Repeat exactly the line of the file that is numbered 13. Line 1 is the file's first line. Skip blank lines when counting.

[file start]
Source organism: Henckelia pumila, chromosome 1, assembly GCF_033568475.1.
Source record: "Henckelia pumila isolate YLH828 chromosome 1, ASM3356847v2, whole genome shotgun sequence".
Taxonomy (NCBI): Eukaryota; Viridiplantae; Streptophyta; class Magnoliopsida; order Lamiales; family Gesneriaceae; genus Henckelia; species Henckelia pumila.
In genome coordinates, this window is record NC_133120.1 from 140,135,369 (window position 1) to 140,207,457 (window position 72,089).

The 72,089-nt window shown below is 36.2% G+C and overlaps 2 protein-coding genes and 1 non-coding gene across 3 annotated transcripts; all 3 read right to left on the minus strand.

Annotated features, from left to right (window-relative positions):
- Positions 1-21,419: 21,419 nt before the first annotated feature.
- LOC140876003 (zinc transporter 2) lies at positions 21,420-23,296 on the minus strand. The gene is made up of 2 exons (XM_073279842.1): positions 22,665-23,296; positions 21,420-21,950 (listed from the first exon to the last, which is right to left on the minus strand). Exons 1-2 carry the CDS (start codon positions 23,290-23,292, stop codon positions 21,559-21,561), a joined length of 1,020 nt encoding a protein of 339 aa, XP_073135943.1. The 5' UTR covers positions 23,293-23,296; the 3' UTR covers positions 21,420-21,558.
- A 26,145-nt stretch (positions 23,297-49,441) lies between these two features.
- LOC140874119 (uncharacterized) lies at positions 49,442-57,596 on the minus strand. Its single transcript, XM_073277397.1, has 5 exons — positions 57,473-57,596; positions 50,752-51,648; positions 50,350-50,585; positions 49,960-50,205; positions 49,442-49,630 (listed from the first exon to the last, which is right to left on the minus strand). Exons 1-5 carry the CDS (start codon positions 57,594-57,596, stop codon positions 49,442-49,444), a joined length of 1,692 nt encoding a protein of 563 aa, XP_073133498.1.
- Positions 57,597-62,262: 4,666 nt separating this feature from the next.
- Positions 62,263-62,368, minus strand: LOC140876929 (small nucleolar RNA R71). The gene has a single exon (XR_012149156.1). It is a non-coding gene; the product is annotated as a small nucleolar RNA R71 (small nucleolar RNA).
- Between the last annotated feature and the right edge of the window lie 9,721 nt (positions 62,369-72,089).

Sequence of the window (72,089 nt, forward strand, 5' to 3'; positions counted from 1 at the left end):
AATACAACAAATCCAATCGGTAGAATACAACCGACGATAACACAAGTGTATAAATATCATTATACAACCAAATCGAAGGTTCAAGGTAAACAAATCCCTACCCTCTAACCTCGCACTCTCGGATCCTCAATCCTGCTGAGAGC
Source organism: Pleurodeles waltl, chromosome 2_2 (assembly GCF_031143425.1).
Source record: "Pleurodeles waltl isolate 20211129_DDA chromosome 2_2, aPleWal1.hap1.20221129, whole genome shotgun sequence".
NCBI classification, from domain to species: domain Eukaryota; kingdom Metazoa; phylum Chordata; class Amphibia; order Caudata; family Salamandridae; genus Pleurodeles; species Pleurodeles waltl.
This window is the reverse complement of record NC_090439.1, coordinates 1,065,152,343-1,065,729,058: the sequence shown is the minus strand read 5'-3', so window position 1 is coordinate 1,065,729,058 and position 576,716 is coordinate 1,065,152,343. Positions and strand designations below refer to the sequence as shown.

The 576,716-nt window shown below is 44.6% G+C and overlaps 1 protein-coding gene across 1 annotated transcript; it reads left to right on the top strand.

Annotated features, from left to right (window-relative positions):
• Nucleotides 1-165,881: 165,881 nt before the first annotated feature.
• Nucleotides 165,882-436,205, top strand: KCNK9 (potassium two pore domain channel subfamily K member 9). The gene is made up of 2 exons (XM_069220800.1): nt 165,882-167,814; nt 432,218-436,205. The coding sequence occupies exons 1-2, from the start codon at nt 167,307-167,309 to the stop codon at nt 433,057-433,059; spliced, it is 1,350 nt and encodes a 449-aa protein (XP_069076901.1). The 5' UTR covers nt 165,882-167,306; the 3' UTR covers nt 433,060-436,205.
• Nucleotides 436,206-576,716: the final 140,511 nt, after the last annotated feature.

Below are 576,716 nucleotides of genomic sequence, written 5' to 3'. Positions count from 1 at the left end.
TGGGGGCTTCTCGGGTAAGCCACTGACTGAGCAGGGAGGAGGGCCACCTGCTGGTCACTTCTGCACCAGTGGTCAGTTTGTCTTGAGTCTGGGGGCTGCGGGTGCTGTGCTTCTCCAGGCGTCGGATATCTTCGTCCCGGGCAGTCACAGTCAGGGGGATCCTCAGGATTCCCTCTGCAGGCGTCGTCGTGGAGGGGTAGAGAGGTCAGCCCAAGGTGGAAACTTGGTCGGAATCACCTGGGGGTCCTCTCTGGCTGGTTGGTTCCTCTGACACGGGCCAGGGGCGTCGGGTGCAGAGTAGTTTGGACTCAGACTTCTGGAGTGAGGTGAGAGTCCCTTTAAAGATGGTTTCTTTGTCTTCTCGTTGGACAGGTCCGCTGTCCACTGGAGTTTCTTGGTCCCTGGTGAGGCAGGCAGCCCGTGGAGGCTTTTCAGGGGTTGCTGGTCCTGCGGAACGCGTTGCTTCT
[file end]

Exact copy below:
- Between the last annotated feature and the right edge of the window lie 9,721 nt (positions 62,369-72,089).